as follows: 

"WHEREAS the society of people called Nicholites, or New 
Quakers, have, by their humble petition to this general assembly, 
set forth, that they labour under many great and grievous in- 
conveniences, owing to their conscientious scruples relative to the 
taking oaths in the usual form, and not being admitted to declare 
the truth of their knowledge by solemn affirmation: And whereas 
it is declared in the thirty-sixth section of the declaration of 
rights, that the manner of administrating an oath to any person 
ought to be such as those of the religious persuasion, profession 
or denomination, of which such a person is one, generally esteem 
the most effectual confirmation by the attestation of the Divine 


"Be it enacted by the general assembly of Maryland, That the 
society of people called Nicholites, or New Quakers, shall be and 
they are hereby entitled to, and shall have and enjoy all the 
rights, privileges, immunities and franchises, that the people 
called Quakers are in any manner entitled to enjoy, under the 
declaration of rights, form of government, or any law or laws 

— 37 — 

in force within this state, any law, custom or usage, to the 
contrary notwithstanding." 7 

For some years following the beginning of the society in 
1774 the Nicholites continued holding their meetings at the 
home of their members, and they also frequently attended meet- 
ings for worship at the nearby Quaker meeting houses. John 
Woolman, as we have seen, reported them attending his meetings 
in 1766. We are told by traveling Quaker ministers that this 
continued to be the case down until the close of the eighteenth 
century when the Nicholites finally merged with the Society 
of Friends. 

After some years of existence as an organized society the 
Nicholites felt a need to have meeting houses of their own. 
The exact time at which the Nicholites erected the three build- 
ings that they came to possess cannot be established, for the 
minutes of the Society have disappeared. It is only through a 
careful examination of the marriage certificates that a rough 
estimate of the date can be made. One of these three meeting 
houses came into existence as early as 1778, for weddings between 
1778 and 1784 arc reported to have taken place at "Friends' 
meeting-house in Caroline County," whereas before 1778 they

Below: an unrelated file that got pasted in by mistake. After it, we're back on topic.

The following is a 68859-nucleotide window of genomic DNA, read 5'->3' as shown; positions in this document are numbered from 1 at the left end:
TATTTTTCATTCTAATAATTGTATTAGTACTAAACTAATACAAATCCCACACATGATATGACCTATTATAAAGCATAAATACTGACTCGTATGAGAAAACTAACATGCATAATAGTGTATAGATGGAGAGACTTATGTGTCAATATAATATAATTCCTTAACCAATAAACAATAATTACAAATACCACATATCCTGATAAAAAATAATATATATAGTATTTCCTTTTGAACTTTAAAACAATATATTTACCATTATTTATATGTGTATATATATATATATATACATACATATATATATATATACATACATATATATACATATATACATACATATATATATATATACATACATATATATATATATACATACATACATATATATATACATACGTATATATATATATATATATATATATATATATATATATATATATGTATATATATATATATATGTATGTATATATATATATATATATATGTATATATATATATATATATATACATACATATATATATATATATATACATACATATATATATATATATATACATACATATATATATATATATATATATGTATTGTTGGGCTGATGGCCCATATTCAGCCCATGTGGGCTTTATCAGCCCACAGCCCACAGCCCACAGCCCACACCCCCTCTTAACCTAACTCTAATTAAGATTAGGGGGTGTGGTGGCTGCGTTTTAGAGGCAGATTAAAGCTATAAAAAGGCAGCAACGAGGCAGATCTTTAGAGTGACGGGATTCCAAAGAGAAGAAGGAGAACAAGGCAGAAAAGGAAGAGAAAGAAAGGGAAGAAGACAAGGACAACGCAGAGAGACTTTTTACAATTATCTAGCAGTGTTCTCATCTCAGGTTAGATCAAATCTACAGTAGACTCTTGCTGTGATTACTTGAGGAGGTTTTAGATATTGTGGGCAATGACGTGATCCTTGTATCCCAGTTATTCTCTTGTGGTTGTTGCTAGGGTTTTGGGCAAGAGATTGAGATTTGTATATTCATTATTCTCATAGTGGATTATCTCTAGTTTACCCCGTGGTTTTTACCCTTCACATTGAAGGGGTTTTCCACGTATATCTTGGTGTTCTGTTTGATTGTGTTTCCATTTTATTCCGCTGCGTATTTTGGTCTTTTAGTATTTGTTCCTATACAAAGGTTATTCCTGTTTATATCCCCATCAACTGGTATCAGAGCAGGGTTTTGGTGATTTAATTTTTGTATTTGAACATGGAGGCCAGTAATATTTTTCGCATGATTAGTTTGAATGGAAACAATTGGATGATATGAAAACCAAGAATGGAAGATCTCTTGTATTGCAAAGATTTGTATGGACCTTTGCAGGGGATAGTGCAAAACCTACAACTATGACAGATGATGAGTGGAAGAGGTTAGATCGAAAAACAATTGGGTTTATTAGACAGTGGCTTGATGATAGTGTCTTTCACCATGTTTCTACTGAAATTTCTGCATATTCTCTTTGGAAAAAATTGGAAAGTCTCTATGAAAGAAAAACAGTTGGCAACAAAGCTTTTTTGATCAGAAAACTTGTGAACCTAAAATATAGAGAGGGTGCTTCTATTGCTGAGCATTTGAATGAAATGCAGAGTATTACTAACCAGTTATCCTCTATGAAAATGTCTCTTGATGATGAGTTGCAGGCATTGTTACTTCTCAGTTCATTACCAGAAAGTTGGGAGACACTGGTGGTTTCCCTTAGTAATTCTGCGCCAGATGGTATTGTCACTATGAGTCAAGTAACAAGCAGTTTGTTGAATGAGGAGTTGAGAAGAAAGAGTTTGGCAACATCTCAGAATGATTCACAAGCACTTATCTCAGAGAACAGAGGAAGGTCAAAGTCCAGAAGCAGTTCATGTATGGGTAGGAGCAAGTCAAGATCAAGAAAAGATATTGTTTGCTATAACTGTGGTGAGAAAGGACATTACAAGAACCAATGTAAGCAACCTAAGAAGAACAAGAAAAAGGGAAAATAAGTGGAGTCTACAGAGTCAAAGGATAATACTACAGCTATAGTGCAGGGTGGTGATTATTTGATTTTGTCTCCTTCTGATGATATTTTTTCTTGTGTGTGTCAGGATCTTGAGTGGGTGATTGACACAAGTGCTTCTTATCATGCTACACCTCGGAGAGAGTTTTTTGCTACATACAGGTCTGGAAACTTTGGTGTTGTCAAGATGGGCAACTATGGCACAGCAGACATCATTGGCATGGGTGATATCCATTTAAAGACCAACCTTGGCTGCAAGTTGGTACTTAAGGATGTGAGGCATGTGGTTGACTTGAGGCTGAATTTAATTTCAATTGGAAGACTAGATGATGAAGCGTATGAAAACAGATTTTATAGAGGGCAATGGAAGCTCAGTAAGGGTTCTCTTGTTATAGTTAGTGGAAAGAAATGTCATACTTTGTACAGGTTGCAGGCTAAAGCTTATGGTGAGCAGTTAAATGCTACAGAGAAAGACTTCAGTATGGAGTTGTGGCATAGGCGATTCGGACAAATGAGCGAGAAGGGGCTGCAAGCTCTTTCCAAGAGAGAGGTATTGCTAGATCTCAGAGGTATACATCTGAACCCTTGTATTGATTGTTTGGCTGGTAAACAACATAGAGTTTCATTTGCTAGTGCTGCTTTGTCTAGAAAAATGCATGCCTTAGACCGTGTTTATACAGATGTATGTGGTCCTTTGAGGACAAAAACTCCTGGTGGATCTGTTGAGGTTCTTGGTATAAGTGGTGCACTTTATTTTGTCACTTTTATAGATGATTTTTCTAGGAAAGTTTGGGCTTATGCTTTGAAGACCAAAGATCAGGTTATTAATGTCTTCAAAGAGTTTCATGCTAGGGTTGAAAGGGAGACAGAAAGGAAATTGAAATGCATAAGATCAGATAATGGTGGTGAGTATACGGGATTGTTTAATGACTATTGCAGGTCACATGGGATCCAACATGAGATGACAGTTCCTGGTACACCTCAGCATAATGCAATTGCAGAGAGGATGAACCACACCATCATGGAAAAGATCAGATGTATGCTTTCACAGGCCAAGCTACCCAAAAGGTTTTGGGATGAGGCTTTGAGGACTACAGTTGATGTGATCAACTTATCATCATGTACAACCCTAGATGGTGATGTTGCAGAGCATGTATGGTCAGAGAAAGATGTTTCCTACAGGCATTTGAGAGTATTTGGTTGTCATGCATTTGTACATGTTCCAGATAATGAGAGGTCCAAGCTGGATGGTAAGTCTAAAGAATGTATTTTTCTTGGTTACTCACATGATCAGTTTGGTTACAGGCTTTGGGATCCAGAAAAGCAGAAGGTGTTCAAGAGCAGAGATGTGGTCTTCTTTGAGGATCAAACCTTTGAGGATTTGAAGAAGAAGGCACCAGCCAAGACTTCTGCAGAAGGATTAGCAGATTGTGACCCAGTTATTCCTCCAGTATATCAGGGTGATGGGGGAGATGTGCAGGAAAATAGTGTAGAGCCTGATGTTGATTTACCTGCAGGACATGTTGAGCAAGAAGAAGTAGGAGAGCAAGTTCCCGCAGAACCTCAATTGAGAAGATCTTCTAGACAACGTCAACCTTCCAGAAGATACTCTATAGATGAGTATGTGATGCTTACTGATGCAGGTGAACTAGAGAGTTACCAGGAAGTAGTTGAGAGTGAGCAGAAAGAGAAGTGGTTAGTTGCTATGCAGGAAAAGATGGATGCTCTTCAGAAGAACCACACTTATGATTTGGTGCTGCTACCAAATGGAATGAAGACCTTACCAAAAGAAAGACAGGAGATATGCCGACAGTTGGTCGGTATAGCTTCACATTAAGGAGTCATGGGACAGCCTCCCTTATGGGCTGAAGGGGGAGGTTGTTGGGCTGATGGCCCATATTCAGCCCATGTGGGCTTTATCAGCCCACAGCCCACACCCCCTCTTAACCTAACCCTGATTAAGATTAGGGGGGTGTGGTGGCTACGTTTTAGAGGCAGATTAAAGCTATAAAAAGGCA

are simply listed as being at "a Friends' house." In 1784 mention 
is made of meeting houses at Centre (near Concord) and at 
Tuckahoe Neck (near Denton). Not until 1785 do we find men- 
tion of marriages taking place "at Friends' meeting-house in 
Northwest Fork," in the vicinity of Federalsburg. By 1785, 
then, all three of the Nicholite meeting houses were in use and 
were spoken of by name. 

As with the Quakers in their earliest period, so it seems, 
the Nicholites at first found no necessity to establish a definite 
set of rules to govern the behavior of their members. There 
was a freedom in the years immediately following Joseph 
Nichols' death. Gradually, however, there came a slow shift in 
emphasis from the pure leading of the spirit to some reliance 
on outward rules. More and more of the Nicholites felt the need 
of definite regulations by which the society might govern its 
members and they in turn might order their individual lives. 

— 38 — 

Just when they arrived at this decision is not known, but the 
only copy of their rules of discipline known to the writer dates 
from the "1st of the 1st month, 1793." 

In the front of the volume which contains the marriage 
records of this group we find that "The following was Con- 
sidered and Adopted for Rules Amongst us of the society of 
People called Nicholites or New Quakers''': 

1. That all Marriage Certificates be Recorded — Births and 
deaths also. 

2. Any member joining in a Marriage with one that is 
Not a member of our society do thereby forfeit their Right